Friendships are an important part of most people’s lives. They help us feel like we belong and are worthwhile, and they can offer us support when things are difficult in our lives.

Learning how to make friends from an early age is important as it is through friendships that children learn how to deal with everyday life events and social norms. Children who do not have this opportunity ”can suffer from emotional and mental difficulties later in life.” 

It is commonly accepted that friendships are an important part of most people’s lives. An Australian study, conducted by the Centre for Ageing Studies at Flinders University, followed nearly 1,500 older people for 10 years. It found that those who had a large network of friends outlived those with the fewest friends by 22%. 

This suggests that having friends in our lives may actually increase our life expectancy. As adults, friends can often replace family as the most significant people in our lives. Through friends, we are linked to other social circles and interests, and we know that we have people who care about us and with whom we can enjoy our lives.

Friendships and people with learning disabilities

Friendships between people with learning disabilities have sometimes been overlooked or seen as less worthwhile by others despite the fact that they are often highly valued by people with learning disabilities. A recent report from the Centre for Disability Research claims that people with learning disabilities are less likely than the general population to have contact with friends and members of their family with whom they were not living.

For those with learning disabilities who do not live with their families, the main people in their lives are their support workers.  A 2006 study showed that many people with learning disabilities view their support workers as friends, whilst these support workers often would not classify themselves as such. This highlights how people with learning disabilities can have limited access to meeting new people and developing true friendships, as well as showing the loss experienced when support staff move on taking their ‘friendship’ with them.  Just like everyone else, people with learning disabilities need stable and long-lasting relationships in their lives.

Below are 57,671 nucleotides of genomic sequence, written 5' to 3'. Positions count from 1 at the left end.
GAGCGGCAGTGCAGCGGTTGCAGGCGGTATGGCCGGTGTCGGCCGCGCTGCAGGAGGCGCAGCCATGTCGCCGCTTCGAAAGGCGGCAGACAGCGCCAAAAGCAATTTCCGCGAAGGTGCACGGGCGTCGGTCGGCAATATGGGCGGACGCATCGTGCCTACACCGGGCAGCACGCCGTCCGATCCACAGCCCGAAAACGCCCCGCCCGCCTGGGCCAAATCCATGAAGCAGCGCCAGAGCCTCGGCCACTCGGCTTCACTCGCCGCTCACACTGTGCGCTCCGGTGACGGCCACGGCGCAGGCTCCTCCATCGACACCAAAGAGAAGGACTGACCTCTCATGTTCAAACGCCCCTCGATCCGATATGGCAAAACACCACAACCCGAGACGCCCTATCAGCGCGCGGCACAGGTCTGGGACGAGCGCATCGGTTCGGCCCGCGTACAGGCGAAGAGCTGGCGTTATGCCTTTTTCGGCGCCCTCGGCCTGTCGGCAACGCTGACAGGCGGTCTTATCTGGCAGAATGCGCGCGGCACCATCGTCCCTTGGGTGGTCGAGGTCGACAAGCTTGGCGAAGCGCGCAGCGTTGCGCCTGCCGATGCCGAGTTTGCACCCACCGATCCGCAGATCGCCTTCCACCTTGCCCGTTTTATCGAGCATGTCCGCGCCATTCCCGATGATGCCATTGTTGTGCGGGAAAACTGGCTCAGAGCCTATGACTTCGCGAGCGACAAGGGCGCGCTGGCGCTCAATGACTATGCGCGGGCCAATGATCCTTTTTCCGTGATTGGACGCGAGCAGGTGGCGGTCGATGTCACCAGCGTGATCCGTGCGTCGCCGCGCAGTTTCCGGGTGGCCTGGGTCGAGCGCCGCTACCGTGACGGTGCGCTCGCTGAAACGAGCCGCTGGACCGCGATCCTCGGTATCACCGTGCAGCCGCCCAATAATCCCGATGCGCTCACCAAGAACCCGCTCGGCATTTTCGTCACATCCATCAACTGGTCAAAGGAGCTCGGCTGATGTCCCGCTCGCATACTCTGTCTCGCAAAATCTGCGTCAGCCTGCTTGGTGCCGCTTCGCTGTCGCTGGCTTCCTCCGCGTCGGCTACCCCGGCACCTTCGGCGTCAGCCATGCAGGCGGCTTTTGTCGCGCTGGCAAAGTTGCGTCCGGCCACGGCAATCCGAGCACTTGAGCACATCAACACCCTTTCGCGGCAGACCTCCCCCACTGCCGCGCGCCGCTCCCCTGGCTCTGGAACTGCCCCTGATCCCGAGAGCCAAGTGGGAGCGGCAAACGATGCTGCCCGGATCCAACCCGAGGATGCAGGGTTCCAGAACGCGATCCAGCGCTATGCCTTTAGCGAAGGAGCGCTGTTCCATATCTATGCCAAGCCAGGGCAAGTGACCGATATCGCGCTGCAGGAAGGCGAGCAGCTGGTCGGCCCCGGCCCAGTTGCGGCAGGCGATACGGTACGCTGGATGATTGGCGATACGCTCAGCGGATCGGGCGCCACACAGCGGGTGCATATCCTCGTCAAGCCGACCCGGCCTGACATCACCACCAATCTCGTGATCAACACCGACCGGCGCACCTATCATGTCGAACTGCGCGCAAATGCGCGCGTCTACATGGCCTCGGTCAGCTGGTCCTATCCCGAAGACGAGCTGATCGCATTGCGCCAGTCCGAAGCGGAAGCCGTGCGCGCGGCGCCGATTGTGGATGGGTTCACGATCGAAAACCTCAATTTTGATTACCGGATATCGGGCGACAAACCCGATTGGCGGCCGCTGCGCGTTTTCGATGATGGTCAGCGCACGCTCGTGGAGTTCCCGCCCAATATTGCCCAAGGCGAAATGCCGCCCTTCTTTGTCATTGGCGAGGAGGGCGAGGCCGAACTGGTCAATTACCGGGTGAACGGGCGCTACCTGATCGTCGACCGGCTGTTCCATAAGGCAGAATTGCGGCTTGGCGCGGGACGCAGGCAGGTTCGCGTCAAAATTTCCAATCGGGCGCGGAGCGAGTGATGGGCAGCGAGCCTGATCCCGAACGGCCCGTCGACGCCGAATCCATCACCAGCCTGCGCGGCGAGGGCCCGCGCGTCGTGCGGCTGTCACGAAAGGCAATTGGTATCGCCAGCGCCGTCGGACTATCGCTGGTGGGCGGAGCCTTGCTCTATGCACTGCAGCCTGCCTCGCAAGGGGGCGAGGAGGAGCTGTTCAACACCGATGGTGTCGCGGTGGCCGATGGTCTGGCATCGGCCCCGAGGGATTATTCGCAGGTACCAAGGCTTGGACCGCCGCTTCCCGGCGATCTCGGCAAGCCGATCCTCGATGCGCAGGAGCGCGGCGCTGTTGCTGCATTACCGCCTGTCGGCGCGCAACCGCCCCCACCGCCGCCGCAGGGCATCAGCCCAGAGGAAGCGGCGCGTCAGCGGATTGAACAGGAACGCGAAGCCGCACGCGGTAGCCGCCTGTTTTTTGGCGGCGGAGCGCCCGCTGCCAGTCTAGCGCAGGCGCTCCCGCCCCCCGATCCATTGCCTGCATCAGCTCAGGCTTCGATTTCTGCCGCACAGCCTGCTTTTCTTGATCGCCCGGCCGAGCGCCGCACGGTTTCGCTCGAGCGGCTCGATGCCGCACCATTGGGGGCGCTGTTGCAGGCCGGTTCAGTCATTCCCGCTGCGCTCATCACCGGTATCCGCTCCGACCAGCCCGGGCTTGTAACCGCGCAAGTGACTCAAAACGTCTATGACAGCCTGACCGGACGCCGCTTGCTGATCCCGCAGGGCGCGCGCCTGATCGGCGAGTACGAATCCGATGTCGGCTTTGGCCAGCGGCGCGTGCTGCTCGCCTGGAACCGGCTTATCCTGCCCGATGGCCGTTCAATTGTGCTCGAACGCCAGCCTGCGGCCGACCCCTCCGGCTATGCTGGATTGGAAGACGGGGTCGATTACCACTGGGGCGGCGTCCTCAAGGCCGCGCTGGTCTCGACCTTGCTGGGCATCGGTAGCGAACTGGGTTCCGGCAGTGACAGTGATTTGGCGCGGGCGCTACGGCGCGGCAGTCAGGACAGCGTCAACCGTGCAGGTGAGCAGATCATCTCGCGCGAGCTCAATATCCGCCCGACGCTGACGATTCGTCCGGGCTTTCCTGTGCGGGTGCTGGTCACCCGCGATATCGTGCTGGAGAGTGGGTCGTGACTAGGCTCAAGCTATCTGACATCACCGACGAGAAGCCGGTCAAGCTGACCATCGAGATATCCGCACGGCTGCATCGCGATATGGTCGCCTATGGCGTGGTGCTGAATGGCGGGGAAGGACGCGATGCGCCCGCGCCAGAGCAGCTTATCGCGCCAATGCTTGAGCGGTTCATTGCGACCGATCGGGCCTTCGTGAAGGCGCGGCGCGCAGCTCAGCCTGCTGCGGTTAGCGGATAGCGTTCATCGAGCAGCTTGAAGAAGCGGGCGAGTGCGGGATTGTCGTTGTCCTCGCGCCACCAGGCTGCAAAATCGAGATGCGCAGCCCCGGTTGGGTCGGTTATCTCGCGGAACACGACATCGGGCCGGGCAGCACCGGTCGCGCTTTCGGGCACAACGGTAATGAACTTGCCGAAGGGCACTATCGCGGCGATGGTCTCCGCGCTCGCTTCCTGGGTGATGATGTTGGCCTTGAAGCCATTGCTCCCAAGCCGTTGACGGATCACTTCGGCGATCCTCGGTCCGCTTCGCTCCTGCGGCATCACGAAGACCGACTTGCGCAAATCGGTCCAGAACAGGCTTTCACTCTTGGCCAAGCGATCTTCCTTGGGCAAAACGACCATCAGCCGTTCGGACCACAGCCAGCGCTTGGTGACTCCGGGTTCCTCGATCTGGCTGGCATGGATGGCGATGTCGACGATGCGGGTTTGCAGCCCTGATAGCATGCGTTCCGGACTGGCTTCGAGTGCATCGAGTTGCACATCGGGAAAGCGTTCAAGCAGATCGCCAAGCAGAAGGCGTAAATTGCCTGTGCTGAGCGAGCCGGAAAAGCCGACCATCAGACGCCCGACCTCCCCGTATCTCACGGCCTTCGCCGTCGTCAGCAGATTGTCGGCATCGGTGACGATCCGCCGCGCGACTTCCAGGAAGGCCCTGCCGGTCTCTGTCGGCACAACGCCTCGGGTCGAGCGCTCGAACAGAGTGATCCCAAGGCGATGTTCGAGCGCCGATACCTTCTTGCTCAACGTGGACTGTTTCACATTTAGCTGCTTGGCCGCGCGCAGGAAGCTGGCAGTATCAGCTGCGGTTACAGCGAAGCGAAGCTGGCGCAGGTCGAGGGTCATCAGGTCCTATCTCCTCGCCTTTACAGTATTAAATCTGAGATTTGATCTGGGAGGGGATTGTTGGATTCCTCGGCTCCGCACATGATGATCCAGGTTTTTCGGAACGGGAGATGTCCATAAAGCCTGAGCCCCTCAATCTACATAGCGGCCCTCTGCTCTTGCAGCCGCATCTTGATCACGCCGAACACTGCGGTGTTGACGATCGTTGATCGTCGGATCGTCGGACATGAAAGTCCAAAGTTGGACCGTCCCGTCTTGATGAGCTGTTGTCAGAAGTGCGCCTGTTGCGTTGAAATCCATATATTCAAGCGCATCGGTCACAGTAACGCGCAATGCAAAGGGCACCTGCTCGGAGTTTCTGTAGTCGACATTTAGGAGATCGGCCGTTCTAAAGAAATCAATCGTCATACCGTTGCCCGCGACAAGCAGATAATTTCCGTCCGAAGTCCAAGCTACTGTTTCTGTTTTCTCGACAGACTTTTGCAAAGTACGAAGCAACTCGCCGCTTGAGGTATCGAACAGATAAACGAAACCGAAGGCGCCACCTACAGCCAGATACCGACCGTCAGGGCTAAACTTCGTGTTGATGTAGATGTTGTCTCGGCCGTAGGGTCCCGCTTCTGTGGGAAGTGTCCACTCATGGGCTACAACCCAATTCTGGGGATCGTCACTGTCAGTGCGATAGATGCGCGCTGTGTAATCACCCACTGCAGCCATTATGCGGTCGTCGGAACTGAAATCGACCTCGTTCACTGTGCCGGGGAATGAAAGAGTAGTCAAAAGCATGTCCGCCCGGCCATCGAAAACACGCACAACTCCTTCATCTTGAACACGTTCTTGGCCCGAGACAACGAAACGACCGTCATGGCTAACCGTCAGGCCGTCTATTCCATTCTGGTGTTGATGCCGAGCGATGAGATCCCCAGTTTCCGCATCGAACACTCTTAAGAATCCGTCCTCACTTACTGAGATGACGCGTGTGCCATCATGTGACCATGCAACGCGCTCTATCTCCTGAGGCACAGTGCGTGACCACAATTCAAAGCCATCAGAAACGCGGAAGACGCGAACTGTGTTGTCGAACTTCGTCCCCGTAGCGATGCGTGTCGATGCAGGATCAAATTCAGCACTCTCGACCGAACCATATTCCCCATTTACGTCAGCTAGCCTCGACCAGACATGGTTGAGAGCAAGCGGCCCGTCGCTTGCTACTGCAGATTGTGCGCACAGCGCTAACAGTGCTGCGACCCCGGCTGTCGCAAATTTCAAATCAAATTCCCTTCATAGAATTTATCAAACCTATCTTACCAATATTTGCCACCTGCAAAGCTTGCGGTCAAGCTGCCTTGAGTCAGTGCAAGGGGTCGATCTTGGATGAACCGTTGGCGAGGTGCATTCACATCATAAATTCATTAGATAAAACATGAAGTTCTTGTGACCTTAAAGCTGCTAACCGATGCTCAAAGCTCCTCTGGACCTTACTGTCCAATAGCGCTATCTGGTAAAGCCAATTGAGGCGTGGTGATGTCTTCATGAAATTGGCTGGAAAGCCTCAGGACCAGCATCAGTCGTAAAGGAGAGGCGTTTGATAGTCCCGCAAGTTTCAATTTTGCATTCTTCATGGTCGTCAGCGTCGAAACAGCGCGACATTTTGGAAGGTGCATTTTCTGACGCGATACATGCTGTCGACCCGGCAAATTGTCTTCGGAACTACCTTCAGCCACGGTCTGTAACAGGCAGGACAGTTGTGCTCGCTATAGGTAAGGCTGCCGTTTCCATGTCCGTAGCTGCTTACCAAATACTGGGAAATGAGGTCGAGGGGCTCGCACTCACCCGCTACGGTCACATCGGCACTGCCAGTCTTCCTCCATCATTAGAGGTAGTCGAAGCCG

The main issue experienced by people with learning disabilities is that of connecting with people to generate and sustain new friendships.  This is especially true whilst at school,  and immediately upon leaving school. As adults people with learning disabilities may leave the family home for the first time and move into supported living or their own accommodation. This often creates an absence of people in their daily lives which their family/carers used to fill.  

Everyone can struggle to make new friends as they get older, but for people with learning disabilities this can be compounded by a lack of opportunities to meet new people, especially if they do not have the support to help them to make new connections.

Work in this area by the Foundation for People with Learning Disabilities

The Foundation has run a number of projects and guides to support the process of making new friendships and maintaining existing ones:

  • Circles of support are about the bringing together of the people in the life of a disabled person to think about their life, and the things that matter to them. Circles have several uses, from maintaining a social network through to planning bigger things, such as moving house or looking for a job. Friendships and connecting to other people can be an important part of the circle's role.
  • Community Connecting is about helping people with learning disabilities establish more meaningful and lasting connections with people in their communities. As day centres and residential homes become a thing of the past, people with learning disabilities are spending more time with their local communities. Some people find it easy to make new friends and access things in their areas, but some people may need more support, which they may not be able to afford through their personal budgets/direct payments. Relationships can take a long time to build and may at first need some facilitation to ensure they are right for both parties. This is what community connecting is all about.